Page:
- Ian Otieno's plight was highlighted by the Kenya Human Rights Commission (KHRC)
- The 13-year-old, who hails from a humble family, took advantage of school closures to collect plastic waste from a Dandora dumpsite and sell it
- Kennedy Odede, who was raised in Kibra, said he was touched by the boy's situation and promised to buy him a new bike and pay his school fees
The inability to pay fees and other education expenses keeps many children out of school.
A young Dandora boy named Ian Otieno ,who collected plastic for sale with a dream of owning just a bicycle, has been offered a full education scholarship by one Kennedy Odede, founder of Shining Hope for Communities (SHOFCO).
Odede came to the rescue after the 13-year-old's plight was highlighted by the Kenya Human Rights Commission (KHRC).
"l am in Class 6 at James Gichuru Primary in Dandora. With the schools closed I am using this opportunity to go to the dumpsite and collect as much plastic as I can. I am trying to fund my dream of owning a bicycle.
"I have always wanted a bike since I was little. When I pass through neighbourhoods and see children riding their own bikes, I wish I too had my own, but my parents can’t afford to buy me one," Otieno told KHRC.
The kind-hearted Odede, who was also raised in Kibra, said he was touched by the boy's situation and promised to buy him a new bike and pay his school fees until he completes Form 4.
"This story of Ian Otieno has warmed my heart. I am going to buy him a new bike and pay his school fees until he reaches Form 4. Any young person who takes initiative should be encouraged and supported. I am where I am today because someone believed in me. I believe in you Ian!" said Odede.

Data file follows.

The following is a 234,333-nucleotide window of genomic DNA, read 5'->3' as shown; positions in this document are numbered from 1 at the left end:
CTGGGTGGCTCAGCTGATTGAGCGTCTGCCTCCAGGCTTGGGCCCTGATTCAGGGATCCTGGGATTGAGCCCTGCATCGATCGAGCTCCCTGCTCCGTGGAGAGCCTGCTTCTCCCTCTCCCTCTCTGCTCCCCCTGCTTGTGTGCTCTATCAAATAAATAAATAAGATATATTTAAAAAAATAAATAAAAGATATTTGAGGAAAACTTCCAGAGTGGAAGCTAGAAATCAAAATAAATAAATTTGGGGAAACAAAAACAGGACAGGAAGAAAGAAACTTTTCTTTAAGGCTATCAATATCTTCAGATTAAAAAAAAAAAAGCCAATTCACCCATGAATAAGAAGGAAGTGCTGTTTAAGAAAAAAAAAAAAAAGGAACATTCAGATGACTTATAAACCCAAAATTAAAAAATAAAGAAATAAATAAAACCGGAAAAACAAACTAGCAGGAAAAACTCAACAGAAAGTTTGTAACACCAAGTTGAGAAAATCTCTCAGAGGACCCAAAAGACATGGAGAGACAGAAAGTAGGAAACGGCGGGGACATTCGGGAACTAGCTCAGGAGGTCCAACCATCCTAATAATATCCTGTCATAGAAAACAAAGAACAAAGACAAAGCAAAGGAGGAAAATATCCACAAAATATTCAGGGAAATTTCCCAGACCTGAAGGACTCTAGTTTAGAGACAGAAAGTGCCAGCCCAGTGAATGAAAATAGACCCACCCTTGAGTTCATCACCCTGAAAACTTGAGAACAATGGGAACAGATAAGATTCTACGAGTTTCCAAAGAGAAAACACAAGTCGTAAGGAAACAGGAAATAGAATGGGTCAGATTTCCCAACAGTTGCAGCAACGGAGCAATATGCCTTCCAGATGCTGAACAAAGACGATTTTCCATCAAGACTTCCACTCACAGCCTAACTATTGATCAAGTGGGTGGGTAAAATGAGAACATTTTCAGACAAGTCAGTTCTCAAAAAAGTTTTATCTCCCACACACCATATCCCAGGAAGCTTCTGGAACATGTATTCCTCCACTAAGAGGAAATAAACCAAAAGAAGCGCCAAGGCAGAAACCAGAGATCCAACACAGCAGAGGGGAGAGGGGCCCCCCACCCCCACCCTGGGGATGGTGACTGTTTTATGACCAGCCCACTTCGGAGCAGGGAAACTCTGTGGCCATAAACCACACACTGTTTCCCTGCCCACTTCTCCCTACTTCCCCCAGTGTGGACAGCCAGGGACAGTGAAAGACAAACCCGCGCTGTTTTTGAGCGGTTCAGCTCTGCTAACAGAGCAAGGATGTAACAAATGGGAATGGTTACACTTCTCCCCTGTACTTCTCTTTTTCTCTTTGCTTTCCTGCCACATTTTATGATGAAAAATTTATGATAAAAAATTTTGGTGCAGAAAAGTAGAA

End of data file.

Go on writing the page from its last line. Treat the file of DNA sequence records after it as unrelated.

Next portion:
Otieno said he was paid KSh 100 (R16) to collect the plastic from the Dandora dumpsite and had so far managed to save KSh 400 (R64).
"I have enough energy and collecting plastics and selling them from the dumpsite for KSh 100 is a good idea for me to try and fund my dream of owning a bike.
"I’ve saved KSh 400 so far since I also help my mum with some money since she doesn’t make enough from her businesses. Coronavirus is killing people. I don’t fear coronavirus. I make at least KSh 100 a day from the plastics. I need KSh 3 000 to get my bicycle. When I get a bike, I’ll be the happiest child," he added.
Briefly.co.za earlier reported about a teen who was rewarded with a car and scholarship for cleaning up the streets after protests in the US.
Antonio Gwynn, a high school student, received overwhelming support in his life and career after helping his community.
Enjoyed reading our story? Download BRIEFLY's news app on Google Play now and stay up-to-date with major South African news!